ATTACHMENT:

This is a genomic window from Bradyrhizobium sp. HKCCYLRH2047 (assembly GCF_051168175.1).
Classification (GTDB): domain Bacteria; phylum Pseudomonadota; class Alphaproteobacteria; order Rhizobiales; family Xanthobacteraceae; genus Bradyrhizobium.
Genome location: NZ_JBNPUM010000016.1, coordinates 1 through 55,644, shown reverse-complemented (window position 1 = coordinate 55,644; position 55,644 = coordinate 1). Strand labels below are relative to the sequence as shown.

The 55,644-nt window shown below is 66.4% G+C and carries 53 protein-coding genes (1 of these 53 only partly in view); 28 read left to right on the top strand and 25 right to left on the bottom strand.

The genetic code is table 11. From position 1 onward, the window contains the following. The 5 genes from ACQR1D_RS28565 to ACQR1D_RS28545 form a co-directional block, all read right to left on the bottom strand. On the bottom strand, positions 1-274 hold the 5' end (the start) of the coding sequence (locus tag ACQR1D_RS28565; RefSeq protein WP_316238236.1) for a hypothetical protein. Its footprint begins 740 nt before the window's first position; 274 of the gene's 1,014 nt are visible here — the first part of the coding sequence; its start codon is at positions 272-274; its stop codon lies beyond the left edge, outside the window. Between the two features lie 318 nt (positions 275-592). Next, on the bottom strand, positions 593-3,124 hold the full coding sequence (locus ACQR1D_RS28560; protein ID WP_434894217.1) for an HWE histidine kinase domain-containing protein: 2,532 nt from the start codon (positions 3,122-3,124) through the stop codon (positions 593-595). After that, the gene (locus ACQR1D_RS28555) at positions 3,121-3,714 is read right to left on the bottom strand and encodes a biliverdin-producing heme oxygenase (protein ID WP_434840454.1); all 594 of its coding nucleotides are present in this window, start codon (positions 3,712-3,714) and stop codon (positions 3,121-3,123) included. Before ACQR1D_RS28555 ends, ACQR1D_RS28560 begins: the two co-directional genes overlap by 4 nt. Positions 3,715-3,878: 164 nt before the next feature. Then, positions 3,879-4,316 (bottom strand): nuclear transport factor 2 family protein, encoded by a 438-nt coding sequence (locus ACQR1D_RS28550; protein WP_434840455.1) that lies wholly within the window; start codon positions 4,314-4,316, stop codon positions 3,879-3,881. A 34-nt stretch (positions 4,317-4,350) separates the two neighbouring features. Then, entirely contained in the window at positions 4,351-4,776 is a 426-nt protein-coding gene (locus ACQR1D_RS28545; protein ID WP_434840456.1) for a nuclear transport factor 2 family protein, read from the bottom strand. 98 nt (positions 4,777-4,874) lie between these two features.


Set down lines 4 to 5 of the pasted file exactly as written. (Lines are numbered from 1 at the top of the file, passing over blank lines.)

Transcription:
The 55,644-nt window shown below is 66.4% G+C and carries 53 protein-coding genes (1 of these 53 only partly in view); 28 read left to right on the top strand and 25 right to left on the bottom strand.

The genetic code is table 11. From position 1 onward, the window contains the following. The 5 genes from ACQR1D_RS28565 to ACQR1D_RS28545 form a co-directional block, all read right to left on the bottom strand. On the bottom strand, positions 1-274 hold the 5' end (the start) of the coding sequence (locus tag ACQR1D_RS28565; RefSeq protein WP_316238236.1) for a hypothetical protein. Its footprint begins 740 nt before the window's first position; 274 of the gene's 1,014 nt are visible here — the first part of the coding sequence; its start codon is at positions 272-274; its stop codon lies beyond the left edge, outside the window. Between the two features lie 318 nt (positions 275-592). Next, on the bottom strand, positions 593-3,124 hold the full coding sequence (locus ACQR1D_RS28560; protein ID WP_434894217.1) for an HWE histidine kinase domain-containing protein: 2,532 nt from the start codon (positions 3,122-3,124) through the stop codon (positions 593-595). After that, the gene (locus ACQR1D_RS28555) at positions 3,121-3,714 is read right to left on the bottom strand and encodes a biliverdin-producing heme oxygenase (protein ID WP_434840454.1); all 594 of its coding nucleotides are present in this window, start codon (positions 3,712-3,714) and stop codon (positions 3,121-3,123) included. Before ACQR1D_RS28555 ends, ACQR1D_RS28560 begins: the two co-directional genes overlap by 4 nt. Positions 3,715-3,878: 164 nt before the next feature. Then, positions 3,879-4,316 (bottom strand): nuclear transport factor 2 family protein, encoded by a 438-nt coding sequence (locus ACQR1D_RS28550; protein WP_434840455.1) that lies wholly within the window; start codon positions 4,314-4,316, stop codon positions 3,879-3,881. A 34-nt stretch (positions 4,317-4,350) separates the two neighbouring features. Then, entirely contained in the window at positions 4,351-4,776 is a 426-nt protein-coding gene (locus ACQR1D_RS28545; protein ID WP_434840456.1) for a nuclear transport factor 2 family protein, read from the bottom strand. 98 nt (positions 4,777-4,874) lie between these two features.